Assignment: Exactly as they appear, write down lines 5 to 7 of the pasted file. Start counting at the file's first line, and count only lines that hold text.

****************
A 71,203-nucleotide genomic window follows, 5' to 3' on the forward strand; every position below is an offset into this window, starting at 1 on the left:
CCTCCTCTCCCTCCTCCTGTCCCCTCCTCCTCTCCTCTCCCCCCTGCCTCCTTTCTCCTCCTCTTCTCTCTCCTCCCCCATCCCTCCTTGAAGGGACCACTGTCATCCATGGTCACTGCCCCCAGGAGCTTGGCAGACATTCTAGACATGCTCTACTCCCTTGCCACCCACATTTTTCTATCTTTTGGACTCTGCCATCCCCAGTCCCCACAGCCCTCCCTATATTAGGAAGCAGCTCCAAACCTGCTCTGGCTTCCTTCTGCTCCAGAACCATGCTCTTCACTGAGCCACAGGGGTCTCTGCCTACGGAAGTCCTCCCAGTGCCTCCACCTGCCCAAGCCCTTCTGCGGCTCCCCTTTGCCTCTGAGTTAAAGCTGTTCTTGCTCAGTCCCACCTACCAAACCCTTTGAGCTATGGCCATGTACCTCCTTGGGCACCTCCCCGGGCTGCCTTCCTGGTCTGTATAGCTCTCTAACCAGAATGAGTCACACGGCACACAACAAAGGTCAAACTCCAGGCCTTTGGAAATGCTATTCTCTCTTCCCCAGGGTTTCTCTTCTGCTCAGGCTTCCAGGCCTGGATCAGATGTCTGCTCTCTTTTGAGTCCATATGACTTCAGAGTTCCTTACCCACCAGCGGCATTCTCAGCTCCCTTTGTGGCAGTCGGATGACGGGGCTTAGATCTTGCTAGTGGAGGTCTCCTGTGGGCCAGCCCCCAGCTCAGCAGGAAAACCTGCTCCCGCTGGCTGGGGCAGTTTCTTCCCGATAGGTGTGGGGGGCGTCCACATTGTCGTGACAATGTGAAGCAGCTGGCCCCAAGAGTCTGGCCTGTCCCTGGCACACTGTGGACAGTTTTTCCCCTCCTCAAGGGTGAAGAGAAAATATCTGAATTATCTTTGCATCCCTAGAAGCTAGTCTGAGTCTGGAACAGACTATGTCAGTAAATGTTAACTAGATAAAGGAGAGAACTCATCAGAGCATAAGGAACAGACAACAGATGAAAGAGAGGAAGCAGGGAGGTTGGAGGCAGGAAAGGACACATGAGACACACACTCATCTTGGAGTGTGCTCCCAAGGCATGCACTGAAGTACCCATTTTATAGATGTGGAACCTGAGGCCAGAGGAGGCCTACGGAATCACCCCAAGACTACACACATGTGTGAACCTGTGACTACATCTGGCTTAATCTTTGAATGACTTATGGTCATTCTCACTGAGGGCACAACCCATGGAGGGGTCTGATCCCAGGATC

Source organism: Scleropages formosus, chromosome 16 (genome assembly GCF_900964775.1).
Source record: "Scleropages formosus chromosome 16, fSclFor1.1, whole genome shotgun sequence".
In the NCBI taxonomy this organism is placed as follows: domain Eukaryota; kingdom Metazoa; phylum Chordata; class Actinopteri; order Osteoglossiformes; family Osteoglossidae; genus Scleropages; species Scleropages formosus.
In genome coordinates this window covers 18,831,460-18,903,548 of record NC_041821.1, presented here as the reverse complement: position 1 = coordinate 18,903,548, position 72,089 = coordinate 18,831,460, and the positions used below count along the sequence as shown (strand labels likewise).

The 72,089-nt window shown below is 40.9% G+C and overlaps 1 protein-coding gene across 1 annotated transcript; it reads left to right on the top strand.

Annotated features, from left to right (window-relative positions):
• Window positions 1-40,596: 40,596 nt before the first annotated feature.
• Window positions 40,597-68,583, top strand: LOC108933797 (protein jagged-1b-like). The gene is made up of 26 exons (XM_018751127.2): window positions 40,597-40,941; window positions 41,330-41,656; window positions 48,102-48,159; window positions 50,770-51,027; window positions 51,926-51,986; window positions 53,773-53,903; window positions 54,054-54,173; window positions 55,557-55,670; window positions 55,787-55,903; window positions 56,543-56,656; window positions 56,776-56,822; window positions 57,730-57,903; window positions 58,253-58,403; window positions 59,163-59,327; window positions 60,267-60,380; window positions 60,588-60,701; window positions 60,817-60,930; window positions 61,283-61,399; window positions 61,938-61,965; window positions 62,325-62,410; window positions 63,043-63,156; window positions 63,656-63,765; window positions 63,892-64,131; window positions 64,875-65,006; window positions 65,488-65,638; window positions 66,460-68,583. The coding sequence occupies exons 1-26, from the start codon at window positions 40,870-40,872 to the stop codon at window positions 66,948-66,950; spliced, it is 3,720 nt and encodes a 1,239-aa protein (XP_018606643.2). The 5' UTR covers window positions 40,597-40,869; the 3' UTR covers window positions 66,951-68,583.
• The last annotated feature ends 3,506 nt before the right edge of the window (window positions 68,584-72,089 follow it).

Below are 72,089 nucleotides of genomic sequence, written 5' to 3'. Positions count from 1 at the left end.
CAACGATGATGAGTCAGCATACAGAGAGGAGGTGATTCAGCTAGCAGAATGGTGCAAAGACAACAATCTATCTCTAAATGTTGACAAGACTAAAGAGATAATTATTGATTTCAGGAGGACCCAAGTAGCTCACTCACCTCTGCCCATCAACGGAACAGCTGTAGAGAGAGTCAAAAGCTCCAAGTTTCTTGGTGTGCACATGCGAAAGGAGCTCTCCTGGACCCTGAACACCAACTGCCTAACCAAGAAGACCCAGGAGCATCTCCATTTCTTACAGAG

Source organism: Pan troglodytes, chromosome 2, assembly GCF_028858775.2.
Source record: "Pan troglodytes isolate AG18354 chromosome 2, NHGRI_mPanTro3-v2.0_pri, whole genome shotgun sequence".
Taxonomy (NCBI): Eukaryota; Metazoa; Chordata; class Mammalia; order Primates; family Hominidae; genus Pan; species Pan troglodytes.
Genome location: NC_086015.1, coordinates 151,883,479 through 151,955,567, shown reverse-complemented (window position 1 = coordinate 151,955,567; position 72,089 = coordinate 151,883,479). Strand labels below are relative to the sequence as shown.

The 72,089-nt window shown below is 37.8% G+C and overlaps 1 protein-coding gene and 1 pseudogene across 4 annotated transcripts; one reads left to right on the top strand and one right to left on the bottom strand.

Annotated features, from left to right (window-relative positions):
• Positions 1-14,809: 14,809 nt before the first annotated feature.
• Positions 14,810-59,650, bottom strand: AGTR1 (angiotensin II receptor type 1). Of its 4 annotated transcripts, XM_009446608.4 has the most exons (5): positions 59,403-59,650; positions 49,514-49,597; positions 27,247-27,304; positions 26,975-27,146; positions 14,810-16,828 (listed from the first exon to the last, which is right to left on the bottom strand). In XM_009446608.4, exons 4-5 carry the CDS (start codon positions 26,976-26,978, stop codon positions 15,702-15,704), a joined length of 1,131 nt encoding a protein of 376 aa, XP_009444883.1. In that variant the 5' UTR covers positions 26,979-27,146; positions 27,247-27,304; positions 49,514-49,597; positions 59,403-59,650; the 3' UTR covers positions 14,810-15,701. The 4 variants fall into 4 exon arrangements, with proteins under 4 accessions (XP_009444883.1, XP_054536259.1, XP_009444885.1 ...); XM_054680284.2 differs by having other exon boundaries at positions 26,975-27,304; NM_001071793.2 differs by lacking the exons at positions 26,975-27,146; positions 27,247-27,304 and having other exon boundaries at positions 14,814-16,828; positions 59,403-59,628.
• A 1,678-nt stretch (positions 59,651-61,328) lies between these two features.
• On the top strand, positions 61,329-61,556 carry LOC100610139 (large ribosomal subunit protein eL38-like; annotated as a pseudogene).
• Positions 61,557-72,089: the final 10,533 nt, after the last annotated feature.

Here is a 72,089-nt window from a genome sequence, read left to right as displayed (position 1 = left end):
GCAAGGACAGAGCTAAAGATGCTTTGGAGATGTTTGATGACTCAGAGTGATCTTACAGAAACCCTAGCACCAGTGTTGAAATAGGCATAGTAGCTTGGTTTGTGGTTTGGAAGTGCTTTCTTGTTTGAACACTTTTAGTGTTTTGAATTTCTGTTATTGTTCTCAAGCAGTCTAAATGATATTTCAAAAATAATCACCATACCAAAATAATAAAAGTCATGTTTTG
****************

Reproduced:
In the NCBI taxonomy this organism is placed as follows: domain Eukaryota; kingdom Metazoa; phylum Chordata; class Actinopteri; order Osteoglossiformes; family Osteoglossidae; genus Scleropages; species Scleropages formosus.
In genome coordinates this window covers 18,831,460-18,903,548 of record NC_041821.1, presented here as the reverse complement: position 1 = coordinate 18,903,548, position 72,089 = coordinate 18,831,460, and the positions used below count along the sequence as shown (strand labels likewise).

The 72,089-nt window shown below is 40.9% G+C and overlaps 1 protein-coding gene across 1 annotated transcript; it reads left to right on the top strand.